Romanian football champion Cluj on Tuesday became the first team to benefit from the abolishment of the away-goals rule in UEFA competitions. Cluj advanced to the Champions League second qualifying round with an extra-time goal in a 2-1 loss at Borac Banja Luka that sealed a 4-3 win on aggregate. Under the old system scrapped by UEFA last month, the champion of Bosnia and Herzegovina would have gone through with the aggregate scored tied at 3-3 because of the goal it scored in the first leg in Romania. Instead, the game went to extra time and Cluj scored the decisive goal in the 118th minute.

Eastern Europe

Belarusian authorities carried out a day of massive, unprecedented raids and detentions against the Belarus human rights community on Wednesday, according to Human Rights Watch. Police in at least 10 cities searched homes and offices of the country’s major human rights organisations and their staff, seizing documents, computers, and other devices. The police detained at least 12 human rights defenders and journalists for interrogation, and at least nine remain in custody. At least three of those targeted told the media that law enforcement officers said the searches were part of a criminal investigation into public order violations linked to mass protests that followed a disputed presidential election last August.

Ukraine’s longest-serving minister unexpectedly quit without explanation in a move that could signal a wider government reshuffle. Interior Minister Arsen Avakov, who’s been in his post since 2014, submitted his resignation on Tuesday. President Volodymyr Zelensky nominated Denys Monastyrskyi, a member of his party, to replace him. Avakov, a former businessman, has batted away a litany of scandals since taking charge of Ukraine’s notoriously corrupt law-enforcement agencies. Modernisation demanded by voters was sidelined, police-brutality complaints were common and his son narrowly escaped criminal charges.

Russian President Vladimir Putin has described Russians and Ukrainians as “one people” and argued that Ukraine can only be stable and successful if it maintains friendly ties with Russia. He also charged in an article published on Monday that Ukraine has no intention of honouring a 2015 peace deal to end a conflict with Russia-backed separatists in the country’s east. “I am convinced that the true sovereignty of Ukraine is possible only in partnership with Russia,” the article posted on the Kremlin’s website states. “Our spiritual, human and civilisational ties have formed for centuries and have been rooted in the same sources, they have been hardened by common trials, achievements and victories.” In televised remarks on Tuesday night, Putin said he had pondered the article for several months, but now was the time to release it.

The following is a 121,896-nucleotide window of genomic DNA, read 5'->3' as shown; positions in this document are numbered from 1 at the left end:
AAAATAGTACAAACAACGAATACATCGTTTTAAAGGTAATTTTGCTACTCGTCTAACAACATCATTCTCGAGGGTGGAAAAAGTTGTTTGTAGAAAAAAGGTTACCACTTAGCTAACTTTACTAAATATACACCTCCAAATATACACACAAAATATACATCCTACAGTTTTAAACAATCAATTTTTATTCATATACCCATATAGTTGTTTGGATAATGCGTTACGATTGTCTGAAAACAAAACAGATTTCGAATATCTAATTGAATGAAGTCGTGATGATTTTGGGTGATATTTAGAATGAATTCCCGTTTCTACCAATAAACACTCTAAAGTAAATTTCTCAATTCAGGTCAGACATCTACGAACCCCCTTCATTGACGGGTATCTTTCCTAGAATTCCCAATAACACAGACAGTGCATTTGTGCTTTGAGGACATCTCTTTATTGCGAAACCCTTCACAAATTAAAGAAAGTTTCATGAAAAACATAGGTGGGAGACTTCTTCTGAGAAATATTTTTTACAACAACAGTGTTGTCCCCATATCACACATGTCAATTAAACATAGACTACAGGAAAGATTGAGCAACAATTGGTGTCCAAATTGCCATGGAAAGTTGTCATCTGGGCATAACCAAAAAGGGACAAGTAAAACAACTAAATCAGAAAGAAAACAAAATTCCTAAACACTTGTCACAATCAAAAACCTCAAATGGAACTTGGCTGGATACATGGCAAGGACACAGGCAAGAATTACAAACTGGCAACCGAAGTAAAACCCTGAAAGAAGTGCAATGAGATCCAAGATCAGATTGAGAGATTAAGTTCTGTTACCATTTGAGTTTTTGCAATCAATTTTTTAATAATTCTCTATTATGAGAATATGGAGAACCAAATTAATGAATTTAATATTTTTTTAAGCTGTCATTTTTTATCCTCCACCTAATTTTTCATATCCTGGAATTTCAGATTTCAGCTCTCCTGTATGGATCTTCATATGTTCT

Four independent TV stations in Georgia this week suspended broadcasts for 24 hours as part of a wave of media protests against attacks on journalists by far-right mobs. More than 50 journalists were beaten last week, some with sticks, while covering a protest against a Tbilisi Pride parade, Ultraconservative politicians and priests urged on supporters who raided the offices of pro-LGBTQ groups. The violence ahead of the Pride event led organisers to cancel the parade. The attacks have focused attention on Georgia’s powerful ultraconservative forces, which have shown they are ready to use violence to support nativist, intolerant policies and are seen as a potential spoiler in Georgia’s plans to forge closer ties with the EU. Following the attacks, the prime minister, Irakli Garibashvili, indicated that the pride parade organisers were at fault for the violence, calling plans to hold the event “provocative and impermissible”.

An Armenian soldier was killed on Wednesday in an exchange of fire on the border between Armenia and Azerbaijan, Armenia’s defence ministry said. It said the soldier was killed when Azeri forces fired at Armenian servicemen who had tried to prevent Azerbaijan carrying out “fortification works” at the border. Azerbaijan’s defence ministry said Armenian forces had fired at Azeri positions on Wednesday, and one of its soldiers had been wounded. Relations are tense between Azerbaijan and Armenia following six weeks of fighting last year in which Azeri troops drove ethnic Armenian forces out of swathes of territory they had long controlled in and around the Nagorno-Karabakh enclave.